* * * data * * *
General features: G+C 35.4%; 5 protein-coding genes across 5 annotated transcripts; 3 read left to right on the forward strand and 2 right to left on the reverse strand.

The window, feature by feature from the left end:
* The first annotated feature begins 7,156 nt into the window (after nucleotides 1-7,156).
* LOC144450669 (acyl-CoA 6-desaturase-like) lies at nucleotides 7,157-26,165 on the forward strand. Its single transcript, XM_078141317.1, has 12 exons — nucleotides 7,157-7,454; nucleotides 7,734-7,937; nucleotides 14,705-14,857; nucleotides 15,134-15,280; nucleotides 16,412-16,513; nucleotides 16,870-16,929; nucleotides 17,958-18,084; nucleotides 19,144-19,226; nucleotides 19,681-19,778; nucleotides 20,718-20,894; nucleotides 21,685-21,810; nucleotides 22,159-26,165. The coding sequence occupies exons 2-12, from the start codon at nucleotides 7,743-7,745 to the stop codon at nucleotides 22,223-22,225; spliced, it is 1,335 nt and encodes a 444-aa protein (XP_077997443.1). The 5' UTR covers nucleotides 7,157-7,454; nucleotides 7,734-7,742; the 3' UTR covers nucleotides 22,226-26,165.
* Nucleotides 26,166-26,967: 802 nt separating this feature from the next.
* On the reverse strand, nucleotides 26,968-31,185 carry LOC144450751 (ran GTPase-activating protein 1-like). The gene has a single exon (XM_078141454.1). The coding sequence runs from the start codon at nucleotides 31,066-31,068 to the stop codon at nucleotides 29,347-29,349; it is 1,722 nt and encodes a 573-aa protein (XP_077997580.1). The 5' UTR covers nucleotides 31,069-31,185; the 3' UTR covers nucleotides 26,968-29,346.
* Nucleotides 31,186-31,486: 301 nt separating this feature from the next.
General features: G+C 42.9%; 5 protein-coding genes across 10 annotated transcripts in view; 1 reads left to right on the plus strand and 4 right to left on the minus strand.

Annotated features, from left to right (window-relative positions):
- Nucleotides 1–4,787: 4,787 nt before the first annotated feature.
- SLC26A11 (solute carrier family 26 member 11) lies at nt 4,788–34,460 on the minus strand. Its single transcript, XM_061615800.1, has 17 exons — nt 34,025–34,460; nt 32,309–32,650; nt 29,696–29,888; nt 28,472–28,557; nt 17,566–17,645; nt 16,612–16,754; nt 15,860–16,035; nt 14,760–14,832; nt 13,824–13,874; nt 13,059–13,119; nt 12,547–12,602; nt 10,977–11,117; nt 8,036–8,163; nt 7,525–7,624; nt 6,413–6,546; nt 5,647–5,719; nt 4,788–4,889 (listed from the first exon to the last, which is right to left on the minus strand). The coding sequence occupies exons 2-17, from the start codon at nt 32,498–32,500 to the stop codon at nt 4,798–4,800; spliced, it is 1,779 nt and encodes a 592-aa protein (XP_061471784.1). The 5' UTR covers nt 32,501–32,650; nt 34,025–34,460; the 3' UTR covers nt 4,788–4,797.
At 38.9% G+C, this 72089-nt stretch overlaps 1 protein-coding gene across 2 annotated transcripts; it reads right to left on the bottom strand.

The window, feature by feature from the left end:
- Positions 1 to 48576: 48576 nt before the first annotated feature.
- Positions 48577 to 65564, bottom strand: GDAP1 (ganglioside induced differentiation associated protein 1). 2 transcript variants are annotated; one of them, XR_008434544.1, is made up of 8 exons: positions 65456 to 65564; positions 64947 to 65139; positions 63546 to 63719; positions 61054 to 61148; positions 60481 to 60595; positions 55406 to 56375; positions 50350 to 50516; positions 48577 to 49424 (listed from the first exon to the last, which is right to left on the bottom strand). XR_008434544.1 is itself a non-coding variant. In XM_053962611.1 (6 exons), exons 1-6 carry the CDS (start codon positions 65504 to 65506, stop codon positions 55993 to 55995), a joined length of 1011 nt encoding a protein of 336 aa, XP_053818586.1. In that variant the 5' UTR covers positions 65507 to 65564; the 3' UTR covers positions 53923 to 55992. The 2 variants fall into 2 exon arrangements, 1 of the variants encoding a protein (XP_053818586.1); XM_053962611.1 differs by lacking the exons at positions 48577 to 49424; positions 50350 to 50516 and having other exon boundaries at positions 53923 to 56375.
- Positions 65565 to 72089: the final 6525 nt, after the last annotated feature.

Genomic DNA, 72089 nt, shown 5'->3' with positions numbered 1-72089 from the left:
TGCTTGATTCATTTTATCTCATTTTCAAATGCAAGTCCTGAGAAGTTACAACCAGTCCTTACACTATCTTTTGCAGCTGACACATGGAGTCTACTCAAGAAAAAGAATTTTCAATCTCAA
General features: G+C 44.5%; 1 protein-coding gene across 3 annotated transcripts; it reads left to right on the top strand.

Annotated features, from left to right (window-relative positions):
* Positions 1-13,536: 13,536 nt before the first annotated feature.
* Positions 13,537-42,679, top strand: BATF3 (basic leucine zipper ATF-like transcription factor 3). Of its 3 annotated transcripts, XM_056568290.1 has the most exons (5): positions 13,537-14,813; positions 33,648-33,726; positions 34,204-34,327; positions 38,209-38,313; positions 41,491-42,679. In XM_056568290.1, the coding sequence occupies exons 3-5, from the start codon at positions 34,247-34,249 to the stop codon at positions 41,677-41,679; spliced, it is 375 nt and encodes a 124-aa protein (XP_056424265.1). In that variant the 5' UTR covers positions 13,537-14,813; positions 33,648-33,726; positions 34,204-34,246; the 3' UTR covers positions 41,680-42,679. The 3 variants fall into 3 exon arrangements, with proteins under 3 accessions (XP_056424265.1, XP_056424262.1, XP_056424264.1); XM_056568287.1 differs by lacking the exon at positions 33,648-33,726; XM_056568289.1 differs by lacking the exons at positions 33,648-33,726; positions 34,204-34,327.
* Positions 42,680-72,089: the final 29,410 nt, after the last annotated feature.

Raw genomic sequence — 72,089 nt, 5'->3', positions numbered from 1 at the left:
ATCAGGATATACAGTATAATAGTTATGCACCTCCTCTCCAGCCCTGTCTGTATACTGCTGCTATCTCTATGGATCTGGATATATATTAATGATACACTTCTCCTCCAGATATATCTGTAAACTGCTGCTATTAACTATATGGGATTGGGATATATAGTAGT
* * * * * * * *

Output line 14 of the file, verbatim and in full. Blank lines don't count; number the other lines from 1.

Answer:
- Positions 1 to 48576: 48576 nt before the first annotated feature.